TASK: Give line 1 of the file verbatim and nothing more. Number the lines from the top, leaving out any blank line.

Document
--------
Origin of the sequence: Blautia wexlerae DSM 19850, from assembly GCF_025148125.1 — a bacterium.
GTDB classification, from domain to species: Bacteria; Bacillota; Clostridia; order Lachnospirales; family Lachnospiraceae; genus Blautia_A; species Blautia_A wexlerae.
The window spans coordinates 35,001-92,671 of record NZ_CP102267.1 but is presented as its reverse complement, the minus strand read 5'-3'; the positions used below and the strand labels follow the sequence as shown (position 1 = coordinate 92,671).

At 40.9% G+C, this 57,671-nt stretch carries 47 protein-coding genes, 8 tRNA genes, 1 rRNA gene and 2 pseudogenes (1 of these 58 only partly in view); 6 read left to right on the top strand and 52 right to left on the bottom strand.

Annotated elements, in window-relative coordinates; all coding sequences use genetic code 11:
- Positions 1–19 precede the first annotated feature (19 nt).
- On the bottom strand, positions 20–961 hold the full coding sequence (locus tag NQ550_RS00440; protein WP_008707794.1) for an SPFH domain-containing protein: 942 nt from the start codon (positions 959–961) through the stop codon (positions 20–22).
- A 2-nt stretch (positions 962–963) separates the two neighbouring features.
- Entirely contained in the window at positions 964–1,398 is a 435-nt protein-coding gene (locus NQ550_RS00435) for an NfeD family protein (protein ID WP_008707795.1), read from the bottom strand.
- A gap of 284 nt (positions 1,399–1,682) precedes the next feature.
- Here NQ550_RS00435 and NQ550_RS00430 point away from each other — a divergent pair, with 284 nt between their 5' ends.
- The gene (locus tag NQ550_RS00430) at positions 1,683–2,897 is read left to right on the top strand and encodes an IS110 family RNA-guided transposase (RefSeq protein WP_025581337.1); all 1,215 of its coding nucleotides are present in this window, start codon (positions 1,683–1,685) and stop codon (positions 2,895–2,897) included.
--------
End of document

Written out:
Origin of the sequence: Blautia wexlerae DSM 19850, from assembly GCF_025148125.1 — a bacterium.